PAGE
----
Implementing and scaling up programmes to remove human rights related barriers to HIV services

This publication builds on existing global technical guidance in human rights responses, and further advances efforts to support implementers to design and deliver high quality human rights programmes that are well integrated, sustainable, and at scale. The guidance is practical and organised around the Investment Approach to HIV. It helps implementers to understand the programmatic components of evidence-informed and quality interventions to remove barriers to services.

Judicial Handbook on HIV, Human Rights and the Law in Uganda

The Judicial Handbook on HIV, Human Rights and the Law in Uganda comprises of five parts that address the issues relating to HIV/AIDS and raises pertinent issues relating to its existence as may affect Judges’ decisions as well as possible recommendations for a start. Specifically, it has a background in which the current status of the HIV/AIDS epidemic and response to it is included.

  • Part I enunciates the International Law and Human Rights Frameworks as applicable to HIV/AIDS in Uganda
  • Part II concentrates on the National Law and Human Rights Frameworks as applicable to HIV in Uganda.
  • Part III is about gaps/issues/shortfalls in national law and human rights frameworks as applicable to HIV and discusses policies on HIV.
  • Part IV pertains to criminalization of transmission of HIV and its adverse effects.
  • Part V is about things to remember when judging and adjudicating HIV cases, what the disposition of a judicial officer should be as well as the role of a judicial officer in the courtroom whilst handling such cases.

 

Consolidated guideline on sexual and reproductive health and rights of women living with HIV (2017)

This guideline is meant to help countries to more effectively and efficiently plan develop and monitor programmes and services that promote gender equality and human rights and hence are more acceptable and appropriate for women living with HIV taking into account the national and local epidemiological context. It discusses implementation issues that health interventions and service delivery must address to achieve gender equality and support human rights.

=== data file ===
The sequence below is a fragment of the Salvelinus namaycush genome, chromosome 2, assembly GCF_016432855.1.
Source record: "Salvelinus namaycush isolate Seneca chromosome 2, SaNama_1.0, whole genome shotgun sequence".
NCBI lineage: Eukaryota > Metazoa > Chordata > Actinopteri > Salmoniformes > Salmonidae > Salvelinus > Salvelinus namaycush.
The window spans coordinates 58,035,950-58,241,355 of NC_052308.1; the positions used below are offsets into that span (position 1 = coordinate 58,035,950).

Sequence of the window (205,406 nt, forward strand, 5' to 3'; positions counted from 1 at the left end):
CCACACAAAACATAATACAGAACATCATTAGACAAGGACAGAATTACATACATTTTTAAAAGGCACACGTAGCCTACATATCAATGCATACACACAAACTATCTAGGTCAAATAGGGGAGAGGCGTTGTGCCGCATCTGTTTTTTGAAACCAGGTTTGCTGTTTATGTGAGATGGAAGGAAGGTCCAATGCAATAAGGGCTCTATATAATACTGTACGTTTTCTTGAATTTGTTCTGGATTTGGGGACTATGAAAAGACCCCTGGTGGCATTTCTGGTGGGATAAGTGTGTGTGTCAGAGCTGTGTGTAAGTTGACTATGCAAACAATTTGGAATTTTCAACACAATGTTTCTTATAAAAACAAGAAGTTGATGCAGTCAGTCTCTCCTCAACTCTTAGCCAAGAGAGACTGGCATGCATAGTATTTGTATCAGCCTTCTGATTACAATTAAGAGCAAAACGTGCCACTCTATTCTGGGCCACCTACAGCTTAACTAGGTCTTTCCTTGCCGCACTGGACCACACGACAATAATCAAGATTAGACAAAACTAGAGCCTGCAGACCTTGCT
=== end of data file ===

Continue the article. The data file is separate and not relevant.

It aims to provide evidence-based recommendations for the SRHR of women living with HIV in all of their diversity, with a particular focus on settings where the health system has limited capacity and resources; and good practice statements on key operational and service delivery issues that need to be addressed.

Consolidated guideline on sexual and reproductive and rights of women living with HIV – Executive Summary (2017)

Executive summary from the World Health Organization’s Consolidated guideline on sexual and reproductive and rights of women living with HIV providing a summary list of WHO recommendations for the sexual and reproductive health and rights (SRHR) of women living with HIV and of good practice statements for the sexual and reproductive health and rights (SRHR) of women living with HIV.

WHO Guideline: Updates on HIV and Infant Feeding (2016)

The overall purpose of this guideline is to improve the HIV-free survival of HIV-exposed infants by providing guidance on appropriate infant feeding practices and use of ARV drugs for mothers living with HIV in countries with high HIV prevalence and settings in which diarrhoea, pneumonia and undernutrition are common causes of infant and child mortality.

The guideline addresses four aspects of infant feeding in the context of HIV:

  • the duration of breastfeeding by mothers living with HIV;
  • interventions to support infant feeding practices by mothers living with HIV;
  • what to advise when mothers living with HIV do not exclusively breastfeed; and
  • what to advise when mothers living with HIV do not plan to breastfeed for 12 months.

The guideline informs national policy-makers on what may be relevant for national policies and programmes, it provides guidance to health-care providers, researchers and clinicians involved in managing pregnant women and mothers living with HIV at various levels of health care.